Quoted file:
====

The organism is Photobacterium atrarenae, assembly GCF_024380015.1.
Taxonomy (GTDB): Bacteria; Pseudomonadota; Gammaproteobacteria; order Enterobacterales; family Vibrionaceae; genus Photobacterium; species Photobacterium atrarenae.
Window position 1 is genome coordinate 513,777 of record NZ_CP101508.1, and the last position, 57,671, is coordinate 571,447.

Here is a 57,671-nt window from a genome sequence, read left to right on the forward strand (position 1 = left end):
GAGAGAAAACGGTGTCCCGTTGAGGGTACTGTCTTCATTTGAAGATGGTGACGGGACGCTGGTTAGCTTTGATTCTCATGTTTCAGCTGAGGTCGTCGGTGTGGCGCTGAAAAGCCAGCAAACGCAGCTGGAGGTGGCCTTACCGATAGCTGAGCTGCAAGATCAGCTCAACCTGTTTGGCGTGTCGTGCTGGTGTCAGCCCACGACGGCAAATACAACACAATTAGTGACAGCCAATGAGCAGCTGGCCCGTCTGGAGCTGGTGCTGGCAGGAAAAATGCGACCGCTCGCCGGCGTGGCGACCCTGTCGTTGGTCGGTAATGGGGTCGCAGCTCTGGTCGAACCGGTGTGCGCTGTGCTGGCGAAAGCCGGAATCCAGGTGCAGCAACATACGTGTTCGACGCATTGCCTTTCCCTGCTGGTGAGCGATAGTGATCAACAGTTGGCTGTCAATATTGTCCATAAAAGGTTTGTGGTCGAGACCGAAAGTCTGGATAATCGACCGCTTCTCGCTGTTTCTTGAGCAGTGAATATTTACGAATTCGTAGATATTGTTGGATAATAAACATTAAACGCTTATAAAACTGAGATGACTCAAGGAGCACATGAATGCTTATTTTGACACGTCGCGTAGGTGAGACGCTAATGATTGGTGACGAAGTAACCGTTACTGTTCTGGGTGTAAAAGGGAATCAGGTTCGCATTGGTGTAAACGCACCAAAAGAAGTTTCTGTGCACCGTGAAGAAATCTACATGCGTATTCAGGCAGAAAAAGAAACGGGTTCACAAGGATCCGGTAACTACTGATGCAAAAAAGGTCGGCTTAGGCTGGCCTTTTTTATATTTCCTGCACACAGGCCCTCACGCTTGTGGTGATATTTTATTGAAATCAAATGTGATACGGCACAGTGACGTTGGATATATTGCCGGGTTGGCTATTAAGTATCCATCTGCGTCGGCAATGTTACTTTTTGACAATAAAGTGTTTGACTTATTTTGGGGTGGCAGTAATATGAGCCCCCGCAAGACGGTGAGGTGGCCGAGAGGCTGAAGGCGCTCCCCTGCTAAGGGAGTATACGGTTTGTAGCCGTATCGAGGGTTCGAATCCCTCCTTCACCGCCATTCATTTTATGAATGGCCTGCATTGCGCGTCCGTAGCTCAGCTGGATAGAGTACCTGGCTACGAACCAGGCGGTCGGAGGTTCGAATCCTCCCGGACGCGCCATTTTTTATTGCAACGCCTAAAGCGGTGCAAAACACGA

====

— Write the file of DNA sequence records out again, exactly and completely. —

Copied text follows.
The organism is Photobacterium atrarenae, assembly GCF_024380015.1.
Taxonomy (GTDB): Bacteria; Pseudomonadota; Gammaproteobacteria; order Enterobacterales; family Vibrionaceae; genus Photobacterium; species Photobacterium atrarenae.
Window position 1 is genome coordinate 513,777 of record NZ_CP101508.1, and the last position, 57,671, is coordinate 571,447.

Here is a 57,671-nt window from a genome sequence, read left to right on the forward strand (position 1 = left end):
GAGAGAAAACGGTGTCCCGTTGAGGGTACTGTCTTCATTTGAAGATGGTGACGGGACGCTGGTTAGCTTTGATTCTCATGTTTCAGCTGAGGTCGTCGGTGTGGCGCTGAAAAGCCAGCAAACGCAGCTGGAGGTGGCCTTACCGATAGCTGAGCTGCAAGATCAGCTCAACCTGTTTGGCGTGTCGTGCTGGTGTCAGCCCACGACGGCAAATACAACACAATTAGTGACAGCCAATGAGCAGCTGGCCCGTCTGGAGCTGGTGCTGGCAGGAAAAATGCGACCGCTCGCCGGCGTGGCGACCCTGTCGTTGGTCGGTAATGGGGTCGCAGCTCTGGTCGAACCGGTGTGCGCTGTGCTGGCGAAAGCCGGAATCCAGGTGCAGCAACATACGTGTTCGACGCATTGCCTTTCCCTGCTGGTGAGCGATAGTGATCAACAGTTGGCTGTCAATATTGTCCATAAAAGGTTTGTGGTCGAGACCGAAAGTCTGGATAATCGACCGCTTCTCGCTGTTTCTTGAGCAGTGAATATTTACGAATTCGTAGATATTGTTGGATAATAAACATTAAACGCTTATAAAACTGAGATGACTCAAGGAGCACATGAATGCTTATTTTGACACGTCGCGTAGGTGAGACGCTAATGATTGGTGACGAAGTAACCGTTACTGTTCTGGGTGTAAAAGGGAATCAGGTTCGCATTGGTGTAAACGCACCAAAAGAAGTTTCTGTGCACCGTGAAGAAATCTACATGCGTATTCAGGCAGAAAAAGAAACGGGTTCACAAGGATCCGGTAACTACTGATGCAAAAAAGGTCGGCTTAGGCTGGCCTTTTTTATATTTCCTGCACACAGGCCCTCACGCTTGTGGTGATATTTTATTGAAATCAAATGTGATACGGCACAGTGACGTTGGATATATTGCCGGGTTGGCTATTAAGTATCCATCTGCGTCGGCAATGTTACTTTTTGACAATAAAGTGTTTGACTTATTTTGGGGTGGCAGTAATATGAGCCCCCGCAAGACGGTGAGGTGGCCGAGAGGCTGAAGGCGCTCCCCTGCTAAGGGAGTATACGGTTTGTAGCCGTATCGAGGGTTCGAATCCCTCCTTCACCGCCATTCATTTTATGAATGGCCTGCATTGCGCGTCCGTAGCTCAGCTGGATAGAGTACCTGGCTACGAACCAGGCGGTCGGAGGTTCGAATCCTCCCGGACGCGCCATTTTTTATTGCAACGCCTAAAGCGGTGCAAAACACGA